The patients came from all parts of Libya with the majority being the two largest cities of Tripoli and Benghazi. The most common donor-recipient relationship was siblings followed by son-to-parent. The most common blood groups in both donors and recipients were either O or A. The HLA matching was either identical or one haplotype. The important causes of ESRD were glomerulonephritis and hypertension, seen in 70% of the patients. Out of the 135 patients studied, 81% were negative for hepatitis screening.
There was no early or late surgical mortality. There were no early complications after nephrectomy in any of the donors. Operative site collection was seen in seven donors (5%), which were treated with antibiotics and drainage. None of the donors had an increase in serum creatinine or blood pressure after nephrectomy.
Recipient management and outcome
The immunosuppression protocol at our center varied according to the immunological risk status and HLA matching. HLA identical recipients were not given any induction therapy while non-HLA identical recipients were given induction therapy with Basiliximab (Simulect) 20 mg, given on days zero and four. Early withdrawal of steroids was applied to all patients except three (2.2%) of whom one had the Good Pasture's syndrome and two had systemic lupus erythematosus; these patients were maintained on small dose of steroids. Three patients with severe hypertension underwent simultaneous unilateral native kidney nephrectomy; all three have functioning grafts with normal blood pressure. There were three pediatric patients (aged 7, 8 and 9 years each) who received the allografts from their parent and all have excellent renal function and are attending school.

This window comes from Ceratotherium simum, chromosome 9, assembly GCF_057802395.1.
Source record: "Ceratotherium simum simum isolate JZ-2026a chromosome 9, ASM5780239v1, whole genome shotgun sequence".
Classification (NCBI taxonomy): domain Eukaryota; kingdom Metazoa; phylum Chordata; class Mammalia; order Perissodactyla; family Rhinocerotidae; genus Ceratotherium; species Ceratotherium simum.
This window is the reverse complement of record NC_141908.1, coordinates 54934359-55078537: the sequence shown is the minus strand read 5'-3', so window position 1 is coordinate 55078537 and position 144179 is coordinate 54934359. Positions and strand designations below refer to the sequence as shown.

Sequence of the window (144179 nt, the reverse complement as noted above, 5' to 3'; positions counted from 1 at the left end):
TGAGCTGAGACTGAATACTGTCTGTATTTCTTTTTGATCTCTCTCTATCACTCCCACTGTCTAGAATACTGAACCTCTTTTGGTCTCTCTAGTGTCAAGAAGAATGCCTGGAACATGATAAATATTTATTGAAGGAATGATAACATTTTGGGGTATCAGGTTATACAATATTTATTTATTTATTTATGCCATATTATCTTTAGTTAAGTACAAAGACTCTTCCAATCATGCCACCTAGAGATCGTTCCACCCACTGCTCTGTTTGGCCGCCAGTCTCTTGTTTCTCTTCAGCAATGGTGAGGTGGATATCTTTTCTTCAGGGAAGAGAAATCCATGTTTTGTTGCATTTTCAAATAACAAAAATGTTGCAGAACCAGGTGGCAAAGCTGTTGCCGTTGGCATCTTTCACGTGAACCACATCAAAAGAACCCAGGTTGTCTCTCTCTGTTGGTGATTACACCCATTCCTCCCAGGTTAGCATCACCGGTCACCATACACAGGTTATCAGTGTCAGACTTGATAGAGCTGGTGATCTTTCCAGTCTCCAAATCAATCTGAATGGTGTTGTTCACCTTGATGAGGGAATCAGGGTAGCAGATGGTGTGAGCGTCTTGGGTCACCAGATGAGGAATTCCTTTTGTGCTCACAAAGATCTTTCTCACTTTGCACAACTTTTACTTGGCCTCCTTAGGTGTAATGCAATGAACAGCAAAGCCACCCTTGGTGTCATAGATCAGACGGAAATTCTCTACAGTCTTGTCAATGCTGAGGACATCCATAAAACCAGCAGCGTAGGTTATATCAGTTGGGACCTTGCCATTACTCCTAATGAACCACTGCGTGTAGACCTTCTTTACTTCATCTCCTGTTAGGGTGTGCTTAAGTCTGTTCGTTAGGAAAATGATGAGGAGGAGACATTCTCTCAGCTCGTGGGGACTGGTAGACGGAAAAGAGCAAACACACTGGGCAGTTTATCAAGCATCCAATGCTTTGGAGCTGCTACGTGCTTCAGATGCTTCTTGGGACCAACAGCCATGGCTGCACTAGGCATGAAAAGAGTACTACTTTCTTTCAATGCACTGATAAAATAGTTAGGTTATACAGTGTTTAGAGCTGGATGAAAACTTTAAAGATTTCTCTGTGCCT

The immunosuppression regimen followed at our center is as follows:
Methylprednisolone (MP) given in a dose of 500 mg intravenous (IV) intra-operatively, followed by a dose of 250 mg IV on the first post-transplant day; 125 mg on the second post-transplant day and 80 mg IV on the third post-transplant day. Oral prednisolone replaced MP from day four onwards in a tapering dose to reach 10 mg on day 11; steroids are stopped on day 29.MMF was administered in a dose of 1 gram twice daily. Recently, we started using mycophenolate sodium in a dose of 720 mg twice daily.Cyclosporine was generally withheld until the serum creatinine dropped to rd day post transplant) in a dose of 6–8 mg/kg/day.